It’s taken the hotel industry seven years to get back to the strong industry fundamentals posted in 2000, the best year on record for Canadian properties. With watershed events such as 9/11 and SARS clearly behind us, the industry is on a roll towards yet another solid year. Over the past 365 days several hotels changed hands as key transactions continue to make the headlines. In fact, 2006 saw record transaction volume, equaling $3 billion, including the high-profile sale of Fairmont Hotels & Resorts and Four Seasons, two global giants, still headquartered in Canada, but no longer owned by Canadian interests.

With that as a backdrop, Hotelier is pleased to participate in the 11th annual Canadian Hotel Investment Conference. Much has changed during those turbulent 11 years, and the only certainty is the hotel landscape will continue to change dramatically in the coming years. Despite global fragility and geopolitical tensions that continue to impact every industry, hotel owners around the world are smiling.  According to PKF, 12 successive quarters of year-over-year demand growth in the U.S. have driven property values and transaction activity back to pre-9/11 markets.

And while insiders anxiously wait to see how long this strong cycle lasts, the industry has hopefully learned some valuable lessons during the past decade. For example, through the wild rollercoaster ride of activity, several hotels slashed room rates in order to appeal to a dwindling customer base. But hoteliers learned the hard way that cutting rates is tantamount to financial suicide. Finally, rates have inched upwards fuelling strong double-digit profitability for owners. According to Smith Travel Research, the average cost of a hotel room in the U.S. has increased by 23 per cent during the past four years. At home, a boom in Western Canada has spurred similar increases. But just as cutting rates is a mistake, increasing them dramatically can also create challenges; it’s critical to maintain a fine balance between what customers will accept and what’s viewed as gouging.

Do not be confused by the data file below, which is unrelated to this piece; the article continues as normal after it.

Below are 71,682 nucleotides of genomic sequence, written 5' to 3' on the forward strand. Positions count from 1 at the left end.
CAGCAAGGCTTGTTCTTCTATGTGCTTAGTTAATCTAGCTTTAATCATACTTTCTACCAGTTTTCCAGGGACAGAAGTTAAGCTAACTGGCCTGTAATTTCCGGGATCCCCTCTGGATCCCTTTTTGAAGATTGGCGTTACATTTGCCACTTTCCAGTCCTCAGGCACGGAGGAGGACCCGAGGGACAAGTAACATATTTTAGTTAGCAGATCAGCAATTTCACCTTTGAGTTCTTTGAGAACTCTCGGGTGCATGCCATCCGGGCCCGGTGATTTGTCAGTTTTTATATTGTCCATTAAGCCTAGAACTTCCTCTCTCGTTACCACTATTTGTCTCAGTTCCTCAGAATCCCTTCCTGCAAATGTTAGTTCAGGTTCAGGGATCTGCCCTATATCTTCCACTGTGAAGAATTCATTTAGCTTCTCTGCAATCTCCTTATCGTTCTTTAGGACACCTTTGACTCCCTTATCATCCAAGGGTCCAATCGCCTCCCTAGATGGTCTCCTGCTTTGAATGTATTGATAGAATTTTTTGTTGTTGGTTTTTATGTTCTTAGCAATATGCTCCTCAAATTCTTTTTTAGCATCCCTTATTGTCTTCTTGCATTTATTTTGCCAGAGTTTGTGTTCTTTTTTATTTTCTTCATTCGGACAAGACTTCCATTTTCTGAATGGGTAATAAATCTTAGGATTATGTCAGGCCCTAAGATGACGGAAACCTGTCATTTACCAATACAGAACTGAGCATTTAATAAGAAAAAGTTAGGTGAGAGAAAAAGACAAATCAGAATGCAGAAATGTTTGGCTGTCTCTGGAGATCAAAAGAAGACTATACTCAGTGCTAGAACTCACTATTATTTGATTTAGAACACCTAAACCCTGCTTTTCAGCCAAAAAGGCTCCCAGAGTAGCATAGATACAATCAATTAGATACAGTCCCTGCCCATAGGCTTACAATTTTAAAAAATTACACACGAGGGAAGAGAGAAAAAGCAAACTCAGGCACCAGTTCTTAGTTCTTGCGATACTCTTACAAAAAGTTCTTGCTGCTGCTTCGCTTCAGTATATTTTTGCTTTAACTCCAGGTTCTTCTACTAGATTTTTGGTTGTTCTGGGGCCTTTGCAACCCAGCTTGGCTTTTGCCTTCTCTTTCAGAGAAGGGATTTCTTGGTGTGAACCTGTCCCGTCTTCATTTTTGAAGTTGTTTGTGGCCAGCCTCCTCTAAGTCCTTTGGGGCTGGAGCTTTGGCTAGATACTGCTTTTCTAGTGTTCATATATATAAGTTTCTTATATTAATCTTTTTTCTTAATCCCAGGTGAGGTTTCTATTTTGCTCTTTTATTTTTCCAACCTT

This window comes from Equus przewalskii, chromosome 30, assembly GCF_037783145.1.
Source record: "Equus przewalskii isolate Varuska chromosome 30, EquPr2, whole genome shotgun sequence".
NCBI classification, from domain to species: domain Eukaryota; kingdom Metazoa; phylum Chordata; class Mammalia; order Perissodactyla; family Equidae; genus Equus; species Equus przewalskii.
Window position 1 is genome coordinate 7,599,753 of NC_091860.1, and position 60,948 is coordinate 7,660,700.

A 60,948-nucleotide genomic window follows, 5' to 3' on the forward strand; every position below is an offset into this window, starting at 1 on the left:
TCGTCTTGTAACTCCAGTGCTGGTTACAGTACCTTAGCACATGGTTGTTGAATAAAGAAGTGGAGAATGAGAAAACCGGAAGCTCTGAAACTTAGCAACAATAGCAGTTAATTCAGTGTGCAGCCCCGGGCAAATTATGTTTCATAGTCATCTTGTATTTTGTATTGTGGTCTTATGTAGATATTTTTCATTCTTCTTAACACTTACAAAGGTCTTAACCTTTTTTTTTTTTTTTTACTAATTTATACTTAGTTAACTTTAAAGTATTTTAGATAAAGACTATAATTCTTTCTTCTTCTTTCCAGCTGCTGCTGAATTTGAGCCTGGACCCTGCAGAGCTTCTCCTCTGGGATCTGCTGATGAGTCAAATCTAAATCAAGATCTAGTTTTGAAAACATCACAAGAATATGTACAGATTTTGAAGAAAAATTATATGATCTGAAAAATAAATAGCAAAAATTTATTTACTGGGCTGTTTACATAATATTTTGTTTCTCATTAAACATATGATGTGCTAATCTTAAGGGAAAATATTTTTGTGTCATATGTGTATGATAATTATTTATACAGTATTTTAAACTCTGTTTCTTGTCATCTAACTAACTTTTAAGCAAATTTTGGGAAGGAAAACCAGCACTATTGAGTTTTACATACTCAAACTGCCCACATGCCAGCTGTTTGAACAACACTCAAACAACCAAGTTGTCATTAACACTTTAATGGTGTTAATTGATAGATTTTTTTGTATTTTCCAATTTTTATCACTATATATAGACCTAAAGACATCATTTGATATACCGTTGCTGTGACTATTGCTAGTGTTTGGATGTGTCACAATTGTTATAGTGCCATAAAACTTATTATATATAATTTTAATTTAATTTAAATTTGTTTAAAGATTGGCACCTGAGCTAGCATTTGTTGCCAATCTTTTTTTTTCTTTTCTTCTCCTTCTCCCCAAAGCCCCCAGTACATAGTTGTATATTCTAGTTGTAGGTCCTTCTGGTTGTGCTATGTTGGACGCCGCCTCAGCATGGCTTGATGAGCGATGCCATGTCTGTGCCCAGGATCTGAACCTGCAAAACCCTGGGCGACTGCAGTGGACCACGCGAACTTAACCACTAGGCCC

While nobody can accurately predict the future, for now the hotel industry is undergoing a period of rampant growth and vibrancy. With the Winter Olympics only a few years away, several new luxury properties being added in major cities such as Toronto and a slew of exciting new concepts capitalizing on changing technology and design coming to fruition, there has never been a more exciting  time for hotel guests and owners alike.   

But let’s not forget history is a good teacher. As we move the industry forward in innovative and exciting ways, hoteliers and financiers need to ensure supply doesn’t outpace demand, room rates continue to grow (but not so excessively they scare guests away) and that ultimately the guest experience is the most important motivating factor behind any business decision.


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